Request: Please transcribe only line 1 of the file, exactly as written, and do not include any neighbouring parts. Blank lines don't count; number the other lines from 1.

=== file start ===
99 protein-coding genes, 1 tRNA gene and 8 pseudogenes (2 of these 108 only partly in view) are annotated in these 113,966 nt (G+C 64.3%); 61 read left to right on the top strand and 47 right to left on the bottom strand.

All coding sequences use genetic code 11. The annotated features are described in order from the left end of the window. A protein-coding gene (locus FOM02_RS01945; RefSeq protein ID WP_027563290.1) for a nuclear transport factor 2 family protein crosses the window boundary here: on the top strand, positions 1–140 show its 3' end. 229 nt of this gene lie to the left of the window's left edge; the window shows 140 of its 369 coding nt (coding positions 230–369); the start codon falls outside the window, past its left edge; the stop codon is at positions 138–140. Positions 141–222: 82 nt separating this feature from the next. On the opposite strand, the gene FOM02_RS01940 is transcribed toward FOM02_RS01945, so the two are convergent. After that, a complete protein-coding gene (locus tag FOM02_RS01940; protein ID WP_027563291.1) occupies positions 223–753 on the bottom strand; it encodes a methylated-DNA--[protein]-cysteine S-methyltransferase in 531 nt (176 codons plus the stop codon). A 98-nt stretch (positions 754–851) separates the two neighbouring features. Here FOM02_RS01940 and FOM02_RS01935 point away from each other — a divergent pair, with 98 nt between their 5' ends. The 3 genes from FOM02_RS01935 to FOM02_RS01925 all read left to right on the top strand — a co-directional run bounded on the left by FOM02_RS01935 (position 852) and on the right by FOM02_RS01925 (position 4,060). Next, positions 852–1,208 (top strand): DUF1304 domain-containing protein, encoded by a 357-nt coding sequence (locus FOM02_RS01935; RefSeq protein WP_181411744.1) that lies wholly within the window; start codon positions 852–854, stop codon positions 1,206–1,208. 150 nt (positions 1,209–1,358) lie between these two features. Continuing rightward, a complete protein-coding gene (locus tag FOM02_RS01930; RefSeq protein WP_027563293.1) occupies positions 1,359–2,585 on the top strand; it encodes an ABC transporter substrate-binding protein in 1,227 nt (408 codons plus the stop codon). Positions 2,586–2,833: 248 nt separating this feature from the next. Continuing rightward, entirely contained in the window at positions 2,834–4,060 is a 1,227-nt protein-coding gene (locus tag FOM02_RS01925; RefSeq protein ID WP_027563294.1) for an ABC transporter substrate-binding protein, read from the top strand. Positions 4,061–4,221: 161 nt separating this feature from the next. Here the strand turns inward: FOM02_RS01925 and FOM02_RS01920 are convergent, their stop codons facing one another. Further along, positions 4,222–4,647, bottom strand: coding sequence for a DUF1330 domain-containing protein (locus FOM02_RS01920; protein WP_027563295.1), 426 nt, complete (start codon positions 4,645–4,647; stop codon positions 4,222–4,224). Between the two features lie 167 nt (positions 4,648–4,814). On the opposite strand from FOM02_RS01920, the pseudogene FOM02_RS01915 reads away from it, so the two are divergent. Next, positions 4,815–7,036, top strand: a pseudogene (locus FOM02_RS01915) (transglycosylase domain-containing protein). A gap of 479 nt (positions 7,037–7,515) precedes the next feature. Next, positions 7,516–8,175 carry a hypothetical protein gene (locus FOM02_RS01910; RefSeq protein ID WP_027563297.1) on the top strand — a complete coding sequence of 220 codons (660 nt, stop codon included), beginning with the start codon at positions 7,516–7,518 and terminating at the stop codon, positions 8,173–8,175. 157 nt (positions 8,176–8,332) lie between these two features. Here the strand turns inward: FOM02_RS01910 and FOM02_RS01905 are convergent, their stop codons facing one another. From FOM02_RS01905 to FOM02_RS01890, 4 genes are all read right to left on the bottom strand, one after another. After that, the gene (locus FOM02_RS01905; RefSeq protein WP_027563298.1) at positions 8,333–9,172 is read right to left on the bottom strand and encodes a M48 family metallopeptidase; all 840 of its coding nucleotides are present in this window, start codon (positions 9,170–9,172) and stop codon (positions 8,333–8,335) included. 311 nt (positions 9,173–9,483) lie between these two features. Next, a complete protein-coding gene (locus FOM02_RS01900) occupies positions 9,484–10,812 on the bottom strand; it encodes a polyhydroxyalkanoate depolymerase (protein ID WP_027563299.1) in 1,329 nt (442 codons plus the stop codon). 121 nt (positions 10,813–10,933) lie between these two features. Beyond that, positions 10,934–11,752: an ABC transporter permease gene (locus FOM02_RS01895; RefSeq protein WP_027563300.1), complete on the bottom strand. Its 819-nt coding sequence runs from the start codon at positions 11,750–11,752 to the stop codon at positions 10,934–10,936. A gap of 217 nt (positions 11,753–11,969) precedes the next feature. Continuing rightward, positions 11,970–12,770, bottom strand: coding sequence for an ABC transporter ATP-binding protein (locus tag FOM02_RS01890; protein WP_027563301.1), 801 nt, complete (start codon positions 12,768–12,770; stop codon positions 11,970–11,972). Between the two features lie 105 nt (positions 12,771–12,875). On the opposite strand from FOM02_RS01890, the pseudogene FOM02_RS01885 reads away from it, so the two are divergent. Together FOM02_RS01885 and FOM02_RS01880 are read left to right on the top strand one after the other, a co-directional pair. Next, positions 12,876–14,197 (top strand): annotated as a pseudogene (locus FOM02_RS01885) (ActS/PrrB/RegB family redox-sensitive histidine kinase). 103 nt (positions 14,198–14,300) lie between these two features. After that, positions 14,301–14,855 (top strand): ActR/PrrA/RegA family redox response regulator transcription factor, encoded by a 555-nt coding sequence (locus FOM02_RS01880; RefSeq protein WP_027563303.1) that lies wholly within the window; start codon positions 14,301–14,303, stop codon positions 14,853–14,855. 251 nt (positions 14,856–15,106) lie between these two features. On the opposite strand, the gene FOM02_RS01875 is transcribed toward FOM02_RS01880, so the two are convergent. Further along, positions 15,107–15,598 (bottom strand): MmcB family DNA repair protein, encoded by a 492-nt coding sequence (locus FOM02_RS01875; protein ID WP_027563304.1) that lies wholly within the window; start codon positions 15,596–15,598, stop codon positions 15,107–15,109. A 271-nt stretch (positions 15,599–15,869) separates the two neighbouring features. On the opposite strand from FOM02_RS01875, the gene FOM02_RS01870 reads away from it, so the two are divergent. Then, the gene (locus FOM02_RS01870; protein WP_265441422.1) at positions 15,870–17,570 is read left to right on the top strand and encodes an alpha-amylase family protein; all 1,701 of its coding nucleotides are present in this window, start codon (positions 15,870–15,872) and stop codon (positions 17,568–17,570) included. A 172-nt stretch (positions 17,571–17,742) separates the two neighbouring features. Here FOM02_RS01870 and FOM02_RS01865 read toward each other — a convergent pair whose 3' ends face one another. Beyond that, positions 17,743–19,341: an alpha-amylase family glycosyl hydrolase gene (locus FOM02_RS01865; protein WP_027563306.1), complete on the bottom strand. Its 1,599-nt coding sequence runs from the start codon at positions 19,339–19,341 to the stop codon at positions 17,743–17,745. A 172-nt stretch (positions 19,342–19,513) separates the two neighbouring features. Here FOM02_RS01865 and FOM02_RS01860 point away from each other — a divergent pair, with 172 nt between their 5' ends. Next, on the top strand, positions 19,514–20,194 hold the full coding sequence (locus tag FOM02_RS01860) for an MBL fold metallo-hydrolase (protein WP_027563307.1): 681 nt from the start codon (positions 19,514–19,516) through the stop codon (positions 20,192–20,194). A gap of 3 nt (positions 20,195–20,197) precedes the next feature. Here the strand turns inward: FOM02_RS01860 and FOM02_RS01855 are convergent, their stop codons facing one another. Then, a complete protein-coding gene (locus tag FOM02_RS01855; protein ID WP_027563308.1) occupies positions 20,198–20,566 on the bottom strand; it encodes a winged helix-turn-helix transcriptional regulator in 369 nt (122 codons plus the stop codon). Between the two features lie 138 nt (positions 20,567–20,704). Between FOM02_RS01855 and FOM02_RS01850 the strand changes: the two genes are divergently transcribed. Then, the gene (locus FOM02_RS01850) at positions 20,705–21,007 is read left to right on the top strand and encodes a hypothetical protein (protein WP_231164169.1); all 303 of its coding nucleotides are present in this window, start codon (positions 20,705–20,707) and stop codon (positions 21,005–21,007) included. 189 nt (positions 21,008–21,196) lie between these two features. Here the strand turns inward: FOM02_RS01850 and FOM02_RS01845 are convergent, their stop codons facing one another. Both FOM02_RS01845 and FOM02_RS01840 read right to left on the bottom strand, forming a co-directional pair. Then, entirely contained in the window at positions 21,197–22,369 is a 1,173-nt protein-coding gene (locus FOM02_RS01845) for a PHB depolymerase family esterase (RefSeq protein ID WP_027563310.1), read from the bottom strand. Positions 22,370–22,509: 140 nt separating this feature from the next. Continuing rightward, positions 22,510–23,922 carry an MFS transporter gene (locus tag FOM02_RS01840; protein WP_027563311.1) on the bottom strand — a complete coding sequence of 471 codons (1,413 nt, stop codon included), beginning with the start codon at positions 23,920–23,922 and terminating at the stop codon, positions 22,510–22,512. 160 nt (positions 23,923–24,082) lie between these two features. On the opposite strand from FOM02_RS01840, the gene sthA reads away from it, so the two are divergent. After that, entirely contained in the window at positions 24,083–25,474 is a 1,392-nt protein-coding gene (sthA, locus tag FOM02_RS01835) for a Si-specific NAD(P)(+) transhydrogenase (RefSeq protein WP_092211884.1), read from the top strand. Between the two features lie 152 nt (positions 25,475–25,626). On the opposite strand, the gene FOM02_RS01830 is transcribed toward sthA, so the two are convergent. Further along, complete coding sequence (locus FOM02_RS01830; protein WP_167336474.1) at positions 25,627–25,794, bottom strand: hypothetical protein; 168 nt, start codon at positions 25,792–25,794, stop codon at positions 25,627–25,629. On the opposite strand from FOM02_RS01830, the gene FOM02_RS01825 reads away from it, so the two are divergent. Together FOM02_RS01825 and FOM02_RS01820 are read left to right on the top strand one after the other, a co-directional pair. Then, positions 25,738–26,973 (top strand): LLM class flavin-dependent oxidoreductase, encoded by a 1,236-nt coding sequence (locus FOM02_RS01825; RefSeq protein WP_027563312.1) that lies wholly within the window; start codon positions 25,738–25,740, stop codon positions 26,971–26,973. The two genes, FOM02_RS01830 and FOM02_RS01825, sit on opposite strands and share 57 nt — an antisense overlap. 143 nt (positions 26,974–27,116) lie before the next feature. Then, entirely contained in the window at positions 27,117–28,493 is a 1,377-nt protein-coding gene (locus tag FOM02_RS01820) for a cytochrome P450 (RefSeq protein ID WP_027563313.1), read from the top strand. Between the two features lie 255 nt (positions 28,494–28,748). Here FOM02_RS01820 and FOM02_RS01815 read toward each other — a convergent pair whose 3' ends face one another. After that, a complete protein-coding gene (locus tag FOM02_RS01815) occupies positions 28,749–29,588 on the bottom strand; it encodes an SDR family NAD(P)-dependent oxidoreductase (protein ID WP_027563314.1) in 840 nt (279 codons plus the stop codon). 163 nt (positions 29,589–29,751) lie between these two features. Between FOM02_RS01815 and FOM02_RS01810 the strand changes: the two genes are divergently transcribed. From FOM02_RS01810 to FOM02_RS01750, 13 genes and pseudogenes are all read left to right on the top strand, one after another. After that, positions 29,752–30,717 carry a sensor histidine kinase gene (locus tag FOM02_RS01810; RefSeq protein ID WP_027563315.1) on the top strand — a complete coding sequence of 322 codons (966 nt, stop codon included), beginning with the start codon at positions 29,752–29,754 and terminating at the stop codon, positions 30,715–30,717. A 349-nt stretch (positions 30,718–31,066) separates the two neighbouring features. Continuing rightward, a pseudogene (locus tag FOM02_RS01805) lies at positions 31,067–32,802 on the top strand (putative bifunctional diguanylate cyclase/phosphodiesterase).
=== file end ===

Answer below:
99 protein-coding genes, 1 tRNA gene and 8 pseudogenes (2 of these 108 only partly in view) are annotated in these 113,966 nt (G+C 64.3%); 61 read left to right on the top strand and 47 right to left on the bottom strand.